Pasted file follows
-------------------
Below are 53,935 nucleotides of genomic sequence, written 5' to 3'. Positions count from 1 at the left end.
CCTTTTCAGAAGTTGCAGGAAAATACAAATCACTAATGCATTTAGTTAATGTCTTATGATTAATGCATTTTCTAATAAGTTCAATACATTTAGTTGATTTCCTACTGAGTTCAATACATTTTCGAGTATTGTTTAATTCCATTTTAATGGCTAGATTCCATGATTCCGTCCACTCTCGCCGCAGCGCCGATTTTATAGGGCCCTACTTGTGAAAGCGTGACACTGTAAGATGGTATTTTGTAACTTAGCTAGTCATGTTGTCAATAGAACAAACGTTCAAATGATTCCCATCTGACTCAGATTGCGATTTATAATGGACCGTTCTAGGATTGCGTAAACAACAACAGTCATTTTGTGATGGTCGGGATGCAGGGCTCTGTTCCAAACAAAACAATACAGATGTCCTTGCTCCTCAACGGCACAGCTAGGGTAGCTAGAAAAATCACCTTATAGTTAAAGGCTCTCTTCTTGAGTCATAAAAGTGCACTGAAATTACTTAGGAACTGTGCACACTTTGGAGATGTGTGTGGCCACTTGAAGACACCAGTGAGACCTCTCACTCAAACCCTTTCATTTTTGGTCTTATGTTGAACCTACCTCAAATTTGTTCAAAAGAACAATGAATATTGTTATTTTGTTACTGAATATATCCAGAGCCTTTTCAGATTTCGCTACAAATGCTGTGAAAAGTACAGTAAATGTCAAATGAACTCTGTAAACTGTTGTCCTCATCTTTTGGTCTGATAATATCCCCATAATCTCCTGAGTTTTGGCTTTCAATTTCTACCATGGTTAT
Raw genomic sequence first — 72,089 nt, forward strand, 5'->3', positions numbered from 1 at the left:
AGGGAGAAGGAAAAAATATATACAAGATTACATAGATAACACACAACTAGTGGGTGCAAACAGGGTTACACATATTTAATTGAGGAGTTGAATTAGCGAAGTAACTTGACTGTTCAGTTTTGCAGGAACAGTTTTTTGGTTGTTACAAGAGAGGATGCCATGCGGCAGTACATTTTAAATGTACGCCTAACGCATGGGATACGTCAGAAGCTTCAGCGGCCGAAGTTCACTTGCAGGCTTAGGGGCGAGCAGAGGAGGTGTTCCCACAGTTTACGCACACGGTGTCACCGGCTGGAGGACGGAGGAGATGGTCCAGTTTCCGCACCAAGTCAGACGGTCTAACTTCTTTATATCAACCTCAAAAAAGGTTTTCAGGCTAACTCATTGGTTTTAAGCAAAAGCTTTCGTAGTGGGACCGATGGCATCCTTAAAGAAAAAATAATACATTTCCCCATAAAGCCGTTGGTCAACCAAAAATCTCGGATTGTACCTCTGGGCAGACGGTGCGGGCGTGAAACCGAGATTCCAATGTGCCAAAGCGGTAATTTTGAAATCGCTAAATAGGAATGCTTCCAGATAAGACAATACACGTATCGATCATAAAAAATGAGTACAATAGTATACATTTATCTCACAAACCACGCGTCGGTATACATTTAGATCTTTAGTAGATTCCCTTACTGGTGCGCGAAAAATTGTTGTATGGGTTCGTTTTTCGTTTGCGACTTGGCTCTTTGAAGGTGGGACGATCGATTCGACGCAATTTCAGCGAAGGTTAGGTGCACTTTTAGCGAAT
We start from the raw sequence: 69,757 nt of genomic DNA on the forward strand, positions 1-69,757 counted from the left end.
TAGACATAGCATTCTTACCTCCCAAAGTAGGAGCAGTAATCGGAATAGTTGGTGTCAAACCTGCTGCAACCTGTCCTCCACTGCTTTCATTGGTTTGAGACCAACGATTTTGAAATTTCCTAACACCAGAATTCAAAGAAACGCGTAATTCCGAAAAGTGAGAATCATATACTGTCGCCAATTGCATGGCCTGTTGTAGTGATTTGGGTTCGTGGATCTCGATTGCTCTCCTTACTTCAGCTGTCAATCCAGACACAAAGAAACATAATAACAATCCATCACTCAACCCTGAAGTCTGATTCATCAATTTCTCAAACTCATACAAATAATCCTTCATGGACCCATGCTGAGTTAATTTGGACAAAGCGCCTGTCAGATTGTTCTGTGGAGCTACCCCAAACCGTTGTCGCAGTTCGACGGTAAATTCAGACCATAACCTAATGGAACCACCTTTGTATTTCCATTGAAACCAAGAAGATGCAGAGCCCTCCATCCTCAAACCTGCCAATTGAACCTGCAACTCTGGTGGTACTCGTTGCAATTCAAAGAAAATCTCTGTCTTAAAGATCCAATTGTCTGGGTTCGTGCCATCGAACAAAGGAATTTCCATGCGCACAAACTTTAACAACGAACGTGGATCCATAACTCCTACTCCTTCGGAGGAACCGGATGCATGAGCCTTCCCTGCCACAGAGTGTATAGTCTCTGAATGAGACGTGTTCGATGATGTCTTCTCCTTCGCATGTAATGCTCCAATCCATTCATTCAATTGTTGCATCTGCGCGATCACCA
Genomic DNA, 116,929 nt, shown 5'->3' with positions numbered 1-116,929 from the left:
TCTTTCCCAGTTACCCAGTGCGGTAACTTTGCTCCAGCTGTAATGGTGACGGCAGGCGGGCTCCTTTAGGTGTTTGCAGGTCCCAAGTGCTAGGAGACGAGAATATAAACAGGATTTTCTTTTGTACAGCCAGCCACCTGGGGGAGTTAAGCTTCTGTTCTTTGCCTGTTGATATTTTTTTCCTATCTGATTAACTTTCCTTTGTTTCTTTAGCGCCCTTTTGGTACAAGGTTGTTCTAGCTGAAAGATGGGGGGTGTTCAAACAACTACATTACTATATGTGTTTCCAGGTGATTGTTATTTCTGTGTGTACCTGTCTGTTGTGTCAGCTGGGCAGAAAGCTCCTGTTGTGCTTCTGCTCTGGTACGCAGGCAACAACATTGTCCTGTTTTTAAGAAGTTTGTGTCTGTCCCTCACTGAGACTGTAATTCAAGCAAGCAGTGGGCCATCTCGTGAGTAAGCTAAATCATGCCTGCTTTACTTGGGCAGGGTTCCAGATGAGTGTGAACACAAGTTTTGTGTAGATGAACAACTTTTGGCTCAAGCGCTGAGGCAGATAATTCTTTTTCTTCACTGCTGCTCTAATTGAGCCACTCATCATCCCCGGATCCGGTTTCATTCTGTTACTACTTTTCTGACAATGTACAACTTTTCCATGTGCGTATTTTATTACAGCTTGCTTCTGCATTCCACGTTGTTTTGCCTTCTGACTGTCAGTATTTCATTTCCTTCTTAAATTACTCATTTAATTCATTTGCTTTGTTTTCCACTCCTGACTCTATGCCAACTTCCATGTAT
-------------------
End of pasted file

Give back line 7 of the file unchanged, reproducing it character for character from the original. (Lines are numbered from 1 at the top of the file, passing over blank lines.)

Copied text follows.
Genomic DNA, 116,929 nt, shown 5'->3' with positions numbered 1-116,929 from the left: